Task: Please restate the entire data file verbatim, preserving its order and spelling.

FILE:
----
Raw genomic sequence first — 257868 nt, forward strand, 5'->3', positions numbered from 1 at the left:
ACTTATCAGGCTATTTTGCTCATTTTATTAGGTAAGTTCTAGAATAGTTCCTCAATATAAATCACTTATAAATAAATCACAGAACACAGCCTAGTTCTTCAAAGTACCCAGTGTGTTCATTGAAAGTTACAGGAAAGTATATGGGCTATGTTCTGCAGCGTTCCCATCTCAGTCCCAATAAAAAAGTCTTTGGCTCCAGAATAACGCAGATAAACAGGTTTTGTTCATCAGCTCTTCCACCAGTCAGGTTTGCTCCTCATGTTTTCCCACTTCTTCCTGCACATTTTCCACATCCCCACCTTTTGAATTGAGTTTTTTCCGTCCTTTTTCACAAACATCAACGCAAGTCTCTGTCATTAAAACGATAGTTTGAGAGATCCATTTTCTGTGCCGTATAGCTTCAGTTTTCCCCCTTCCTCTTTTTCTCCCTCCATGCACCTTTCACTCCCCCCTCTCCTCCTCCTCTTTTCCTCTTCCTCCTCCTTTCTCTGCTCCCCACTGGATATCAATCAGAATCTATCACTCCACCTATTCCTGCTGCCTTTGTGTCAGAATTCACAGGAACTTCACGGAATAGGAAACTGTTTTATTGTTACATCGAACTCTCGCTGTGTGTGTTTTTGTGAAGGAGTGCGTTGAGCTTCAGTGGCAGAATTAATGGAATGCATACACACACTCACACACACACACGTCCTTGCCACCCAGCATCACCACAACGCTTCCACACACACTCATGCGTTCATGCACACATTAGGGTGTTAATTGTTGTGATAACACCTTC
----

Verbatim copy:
Raw genomic sequence first — 257868 nt, forward strand, 5'->3', positions numbered from 1 at the left:
ACTTATCAGGCTATTTTGCTCATTTTATTAGGTAAGTTCTAGAATAGTTCCTCAATATAAATCACTTATAAATAAATCACAGAACACAGCCTAGTTCTTCAAAGTACCCAGTGTGTTCATTGAAAGTTACAGGAAAGTATATGGGCTATGTTCTGCAGCGTTCCCATCTCAGTCCCAATAAAAAAGTCTTTGGCTCCAGAATAACGCAGATAAACAGGTTTTGTTCATCAGCTCTTCCACCAGTCAGGTTTGCTCCTCATGTTTTCCCACTTCTTCCTGCACATTTTCCACATCCCCACCTTTTGAATTGAGTTTTTTCCGTCCTTTTTCACAAACATCAACGCAAGTCTCTGTCATTAAAACGATAGTTTGAGAGATCCATTTTCTGTGCCGTATAGCTTCAGTTTTCCCCCTTCCTCTTTTTCTCCCTCCATGCACCTTTCACTCCCCCCTCTCCTCCTCCTCTTTTCCTCTTCCTCCTCCTTTCTCTGCTCCCCACTGGATATCAATCAGAATCTATCACTCCACCTATTCCTGCTGCCTTTGTGTCAGAATTCACAGGAACTTCACGGAATAGGAAACTGTTTTATTGTTACATCGAACTCTCGCTGTGTGTGTTTTTGTGAAGGAGTGCGTTGAGCTTCAGTGGCAGAATTAATGGAATGCATACACACACTCACACACACACACGTCCTTGCCACCCAGCATCACCACAACGCTTCCACACACACTCATGCGTTCATGCACACATTAGGGTGTTAATTGTTGTGATAACACCTTC